artefacts that appear in the books, as well as plot

twists that shock you in a satisfyingly good way.

The graphics haven’t aged spectacularly and the

pathfinding is headbuttingly bad, but the brilliant

musical score and the endless hordes of enemies

that attack at anytime never gets boring. There will

come a dusky, snowed evening in Icewind Dale

when your party has stumbled into a ravine, in formation

and nuanced in their levels when a horde of

undead, werewolves, goblins and frost giants will

attack. You will pause the fight at the right time,

command your frozen paladins, thieves and mages

expertly and unleash coordinated hell at the push

of a spacebar with Jeremy Soule’s orchestra reaching

a crescendo in the background. It will be beautiful.

Then your PC will crash because Windows.

Arcanum: Of Steamworks and Magic

Obscura (2001)

One of two games on this list that blurs the line

of what is considered true fantasy, Arcanum: Of

Steamworks and Magic Obscura was a turn-based

role player that laced Tolkienism with steampunk,

giving you half-elves raining out of crashing zeppelins.

Oh the half-humanity! This blending of classic

genres can make the game slightly less engaging

to those looking for a full fat fantasy smorgasbord,

although having an Orc wielding a Tesla rail-gun

against an Elven mage is quite fun. As Arcanum

hails from the fantasy role playing Golden Age,

you’ll find a linear but fantastic story that developers

Troika claimed had nothing to do with Lord of

the Rings but has still has your character return a

ring to its source. Where the game shines is with

its many classes and races, and the way these factors

are woven into a fictional world that really

mirrors our own. Classism and racism toward less

“pure” races will drastically effect the way the game

is played, especially as silver tonged and well liked

characters can wile their way out of fights with extra

dialogue options. The pace of the game does

drag, as does the combat systems (as the game offers

you three: turn based, real time and faster real

time) and the user interface takes up too much

screen space. The graphics can pixellate and the

colour palette is almost sixteen bit, but in blending

science and magic, racism and classism and many

hours of open-ended quests with a lot of good tasting

story means Arcanum gets its spot on this list.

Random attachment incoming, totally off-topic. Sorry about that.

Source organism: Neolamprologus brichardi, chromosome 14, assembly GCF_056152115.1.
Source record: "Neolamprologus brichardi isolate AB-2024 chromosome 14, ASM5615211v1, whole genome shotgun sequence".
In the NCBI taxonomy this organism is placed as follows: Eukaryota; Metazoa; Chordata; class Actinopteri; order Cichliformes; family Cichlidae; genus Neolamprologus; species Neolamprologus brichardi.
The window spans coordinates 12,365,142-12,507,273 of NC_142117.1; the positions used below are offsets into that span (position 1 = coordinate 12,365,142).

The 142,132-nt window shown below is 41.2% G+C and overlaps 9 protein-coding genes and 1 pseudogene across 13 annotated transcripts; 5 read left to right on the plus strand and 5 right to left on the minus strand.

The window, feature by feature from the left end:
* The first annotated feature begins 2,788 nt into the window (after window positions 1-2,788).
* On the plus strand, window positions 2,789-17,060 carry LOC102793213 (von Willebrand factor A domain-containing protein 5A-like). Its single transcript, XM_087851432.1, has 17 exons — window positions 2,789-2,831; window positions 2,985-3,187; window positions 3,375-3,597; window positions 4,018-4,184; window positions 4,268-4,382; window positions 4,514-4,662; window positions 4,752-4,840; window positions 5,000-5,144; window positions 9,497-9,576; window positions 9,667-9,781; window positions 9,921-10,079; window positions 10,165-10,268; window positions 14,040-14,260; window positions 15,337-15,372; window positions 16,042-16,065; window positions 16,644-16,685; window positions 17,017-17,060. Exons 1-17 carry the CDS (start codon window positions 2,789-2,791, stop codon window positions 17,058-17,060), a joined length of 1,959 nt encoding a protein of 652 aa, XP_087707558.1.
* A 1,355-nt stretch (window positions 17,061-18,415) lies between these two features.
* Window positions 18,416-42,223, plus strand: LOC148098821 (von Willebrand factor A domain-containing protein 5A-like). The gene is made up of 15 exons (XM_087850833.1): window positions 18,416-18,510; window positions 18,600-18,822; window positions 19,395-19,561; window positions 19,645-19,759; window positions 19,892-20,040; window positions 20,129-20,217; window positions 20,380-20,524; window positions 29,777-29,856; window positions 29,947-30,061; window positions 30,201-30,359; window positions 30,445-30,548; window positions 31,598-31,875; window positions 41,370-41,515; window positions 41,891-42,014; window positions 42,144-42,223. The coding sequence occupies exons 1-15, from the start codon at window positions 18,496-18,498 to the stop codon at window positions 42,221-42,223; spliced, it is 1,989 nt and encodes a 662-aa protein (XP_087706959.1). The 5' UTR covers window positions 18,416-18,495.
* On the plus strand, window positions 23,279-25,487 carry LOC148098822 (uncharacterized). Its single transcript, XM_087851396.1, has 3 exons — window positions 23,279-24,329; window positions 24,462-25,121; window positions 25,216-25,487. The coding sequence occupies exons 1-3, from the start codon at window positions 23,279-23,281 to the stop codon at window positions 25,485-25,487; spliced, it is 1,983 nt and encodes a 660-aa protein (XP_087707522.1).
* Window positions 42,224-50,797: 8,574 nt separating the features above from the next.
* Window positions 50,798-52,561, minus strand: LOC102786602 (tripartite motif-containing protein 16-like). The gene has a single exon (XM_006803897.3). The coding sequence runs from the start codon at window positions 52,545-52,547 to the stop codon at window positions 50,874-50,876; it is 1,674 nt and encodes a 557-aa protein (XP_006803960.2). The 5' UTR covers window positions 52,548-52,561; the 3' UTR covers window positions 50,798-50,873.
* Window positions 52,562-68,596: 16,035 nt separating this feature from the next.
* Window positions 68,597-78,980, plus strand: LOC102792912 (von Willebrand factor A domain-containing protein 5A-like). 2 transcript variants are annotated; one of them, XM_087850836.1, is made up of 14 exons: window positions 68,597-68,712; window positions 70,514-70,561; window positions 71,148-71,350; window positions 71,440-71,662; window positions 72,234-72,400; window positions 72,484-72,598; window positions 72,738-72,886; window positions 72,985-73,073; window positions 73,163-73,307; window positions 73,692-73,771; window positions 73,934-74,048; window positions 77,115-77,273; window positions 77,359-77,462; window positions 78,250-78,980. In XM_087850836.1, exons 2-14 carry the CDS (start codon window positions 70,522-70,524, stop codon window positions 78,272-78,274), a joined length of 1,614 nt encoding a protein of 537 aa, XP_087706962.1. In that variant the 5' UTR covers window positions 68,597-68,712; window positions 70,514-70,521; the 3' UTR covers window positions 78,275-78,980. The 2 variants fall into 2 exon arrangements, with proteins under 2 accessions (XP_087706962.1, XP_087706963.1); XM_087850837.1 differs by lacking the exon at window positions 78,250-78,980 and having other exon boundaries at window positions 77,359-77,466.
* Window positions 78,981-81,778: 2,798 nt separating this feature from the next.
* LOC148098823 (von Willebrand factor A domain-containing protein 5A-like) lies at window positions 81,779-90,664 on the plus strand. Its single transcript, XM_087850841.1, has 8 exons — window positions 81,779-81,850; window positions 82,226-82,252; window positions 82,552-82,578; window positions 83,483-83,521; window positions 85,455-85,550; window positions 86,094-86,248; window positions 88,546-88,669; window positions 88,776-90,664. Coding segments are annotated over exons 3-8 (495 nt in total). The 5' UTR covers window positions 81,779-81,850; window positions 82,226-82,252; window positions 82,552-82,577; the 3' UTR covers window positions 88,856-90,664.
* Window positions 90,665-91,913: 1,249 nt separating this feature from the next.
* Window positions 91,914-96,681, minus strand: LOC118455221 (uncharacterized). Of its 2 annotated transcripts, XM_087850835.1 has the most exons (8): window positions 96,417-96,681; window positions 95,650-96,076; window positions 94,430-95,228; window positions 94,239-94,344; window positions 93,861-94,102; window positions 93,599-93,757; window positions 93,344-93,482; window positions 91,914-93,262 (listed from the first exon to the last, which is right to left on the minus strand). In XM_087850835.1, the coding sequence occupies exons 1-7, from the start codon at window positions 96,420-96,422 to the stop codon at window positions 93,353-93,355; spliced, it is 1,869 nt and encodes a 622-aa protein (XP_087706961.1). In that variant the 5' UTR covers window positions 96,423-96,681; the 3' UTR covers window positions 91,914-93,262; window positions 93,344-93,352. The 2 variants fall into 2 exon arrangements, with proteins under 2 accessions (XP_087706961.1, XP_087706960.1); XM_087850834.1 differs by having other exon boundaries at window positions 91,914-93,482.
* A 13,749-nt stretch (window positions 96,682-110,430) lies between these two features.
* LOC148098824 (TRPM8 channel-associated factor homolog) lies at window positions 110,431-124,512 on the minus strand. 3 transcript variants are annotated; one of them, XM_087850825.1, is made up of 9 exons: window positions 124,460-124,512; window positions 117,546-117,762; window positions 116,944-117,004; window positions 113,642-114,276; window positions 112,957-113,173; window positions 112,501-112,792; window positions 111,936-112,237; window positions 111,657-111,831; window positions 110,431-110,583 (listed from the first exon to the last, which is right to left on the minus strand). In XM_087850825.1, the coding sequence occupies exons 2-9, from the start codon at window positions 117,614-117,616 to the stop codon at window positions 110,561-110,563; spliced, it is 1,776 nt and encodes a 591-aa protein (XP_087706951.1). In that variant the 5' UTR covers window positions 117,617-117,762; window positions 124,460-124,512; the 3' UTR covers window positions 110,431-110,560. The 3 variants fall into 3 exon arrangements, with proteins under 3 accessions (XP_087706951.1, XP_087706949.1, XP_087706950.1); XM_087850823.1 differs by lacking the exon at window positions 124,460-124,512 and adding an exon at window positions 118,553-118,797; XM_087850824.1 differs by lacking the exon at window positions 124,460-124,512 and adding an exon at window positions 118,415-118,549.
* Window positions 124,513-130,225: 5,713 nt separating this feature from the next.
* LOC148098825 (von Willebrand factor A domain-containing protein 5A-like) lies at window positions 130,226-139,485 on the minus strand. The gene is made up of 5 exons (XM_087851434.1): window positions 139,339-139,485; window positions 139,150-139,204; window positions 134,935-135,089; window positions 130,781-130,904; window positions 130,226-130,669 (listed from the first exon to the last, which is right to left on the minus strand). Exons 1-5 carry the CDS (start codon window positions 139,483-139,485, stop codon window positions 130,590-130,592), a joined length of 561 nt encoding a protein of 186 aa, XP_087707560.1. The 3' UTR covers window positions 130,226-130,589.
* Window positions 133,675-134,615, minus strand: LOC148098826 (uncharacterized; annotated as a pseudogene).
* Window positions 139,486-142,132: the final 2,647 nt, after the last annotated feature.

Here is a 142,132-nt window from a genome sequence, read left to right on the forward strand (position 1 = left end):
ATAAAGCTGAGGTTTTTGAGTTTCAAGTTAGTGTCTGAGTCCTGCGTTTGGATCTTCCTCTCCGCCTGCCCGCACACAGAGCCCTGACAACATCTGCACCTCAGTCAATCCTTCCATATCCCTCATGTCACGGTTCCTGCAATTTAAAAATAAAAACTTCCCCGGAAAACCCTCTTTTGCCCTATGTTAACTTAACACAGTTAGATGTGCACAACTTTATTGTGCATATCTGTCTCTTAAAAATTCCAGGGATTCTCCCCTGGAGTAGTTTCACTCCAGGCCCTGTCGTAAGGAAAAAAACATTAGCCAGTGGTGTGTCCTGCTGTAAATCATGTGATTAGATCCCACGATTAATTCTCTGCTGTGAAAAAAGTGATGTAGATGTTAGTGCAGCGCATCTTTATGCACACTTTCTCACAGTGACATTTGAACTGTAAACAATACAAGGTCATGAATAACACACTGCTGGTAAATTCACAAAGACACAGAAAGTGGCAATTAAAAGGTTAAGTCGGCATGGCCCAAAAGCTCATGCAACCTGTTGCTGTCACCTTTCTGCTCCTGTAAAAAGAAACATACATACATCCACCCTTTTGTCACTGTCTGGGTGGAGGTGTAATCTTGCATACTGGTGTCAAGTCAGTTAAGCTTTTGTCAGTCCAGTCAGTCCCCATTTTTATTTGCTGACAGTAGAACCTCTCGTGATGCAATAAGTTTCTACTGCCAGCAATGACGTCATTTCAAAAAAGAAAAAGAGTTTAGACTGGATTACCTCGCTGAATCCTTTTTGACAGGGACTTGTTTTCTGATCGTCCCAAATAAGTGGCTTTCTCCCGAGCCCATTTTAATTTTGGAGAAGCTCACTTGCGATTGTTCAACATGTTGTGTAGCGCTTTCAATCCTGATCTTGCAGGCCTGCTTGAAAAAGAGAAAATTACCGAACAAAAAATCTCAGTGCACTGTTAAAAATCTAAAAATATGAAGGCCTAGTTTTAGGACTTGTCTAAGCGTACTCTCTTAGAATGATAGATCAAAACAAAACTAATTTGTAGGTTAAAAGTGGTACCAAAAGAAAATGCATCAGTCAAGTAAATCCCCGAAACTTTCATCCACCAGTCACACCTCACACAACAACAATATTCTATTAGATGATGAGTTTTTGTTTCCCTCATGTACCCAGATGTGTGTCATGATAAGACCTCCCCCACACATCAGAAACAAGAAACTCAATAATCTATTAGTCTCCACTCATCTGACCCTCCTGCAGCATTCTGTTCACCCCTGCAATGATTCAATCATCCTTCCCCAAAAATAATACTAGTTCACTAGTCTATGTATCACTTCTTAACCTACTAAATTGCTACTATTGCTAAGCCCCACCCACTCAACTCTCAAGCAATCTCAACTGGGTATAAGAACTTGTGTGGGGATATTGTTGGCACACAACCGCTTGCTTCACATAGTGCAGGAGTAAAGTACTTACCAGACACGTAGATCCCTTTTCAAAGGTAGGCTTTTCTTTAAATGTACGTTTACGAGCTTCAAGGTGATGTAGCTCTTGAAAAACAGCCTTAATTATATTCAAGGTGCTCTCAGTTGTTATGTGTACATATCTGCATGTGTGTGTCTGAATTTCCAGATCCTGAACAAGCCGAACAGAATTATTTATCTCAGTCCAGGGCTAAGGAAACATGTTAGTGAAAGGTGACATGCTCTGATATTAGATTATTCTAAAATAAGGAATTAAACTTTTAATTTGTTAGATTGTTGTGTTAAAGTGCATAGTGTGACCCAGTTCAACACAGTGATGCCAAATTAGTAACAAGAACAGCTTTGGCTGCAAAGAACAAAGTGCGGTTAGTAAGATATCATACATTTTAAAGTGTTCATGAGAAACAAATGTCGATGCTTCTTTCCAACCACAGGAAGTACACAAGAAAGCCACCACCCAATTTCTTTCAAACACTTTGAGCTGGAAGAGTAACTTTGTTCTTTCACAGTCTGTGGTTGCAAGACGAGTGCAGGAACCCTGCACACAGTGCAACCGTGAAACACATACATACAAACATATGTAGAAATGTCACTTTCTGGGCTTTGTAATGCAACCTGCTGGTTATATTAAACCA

Fable (2004)

Whatever your thoughts are on the hilarious

over-hyping of the game by Peter Molyneux Fable

morally aligns itself onto this list in seventh by attempting

to revolutionise the RPG. The early two

thousands produced some great but two dimensional

role playing games that resided exclusively

on PC but with the Xbox Microsoft wanted to

barge its way into the domination of the console

world by bringing eye-busting fantasy role playing

to your television- and Fable was tasked with

doing just that. Naturally Microsoft threw bucket

loads of money at the project, heralding the beginning

of Big Gaming. Set in the world of Albion,

where nouns are good enough to be names, the

Hero of Oakvale must grow up to avenge his dead

family who actually aren’t dead until they’re killed

by the villain, or you. As such the game’s main

quest is thankfully short, so that you can get back

to the fun. Fable ran with the idea of modelling

all the intricacies of an entire world into a game,

so there are functioning economies, social orders

and hierarchies that hinge on your actions, good

or bad. The good or bad alignment is a major crux

in the detailed world, influencing everything in it

from people’s reactions toward the player to the

propensity and manner of making money. There

are swords and spells but the real fun of the game

is to dispense with the asininity of good morality

and dominate the world with aggressive savagery,

literally rotting the world around you as you grow

horns and radiate evil. Unlike the Elder Scrolls series,

Fable manages to get its citizens to exalt or fear

you along a realistic arc, meaning they will eventually

stop cowing in fear and become your slaves.


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6 5 4 3

Neverwinter Nights (2002)

Dragon Age: Inquisition (2014)

Diablo (1996)

Planescape: Torment (1999)

For number six we revisit the Forgotten Realms

in this underrated but immensely influential classic.

BioWare was the studio tasked with working

alongside iconoclasts Black Isle in the production

of the earlier Forgotten Realms hits, and as the

studio that would come to resurrect the lost art of

the fantasy role player in modern times, BioWare

wanted more creative control of the process. Naturally

Black Isle disagreed, and the companies parted

for good on the production of the next Dungeons

& Dragons video game, Neverwinter Nights.

If Black Isle was missed it surely did not seem so as

BioWare pulled together a masterpiece, debuting

the Aurora three dimensional engine that would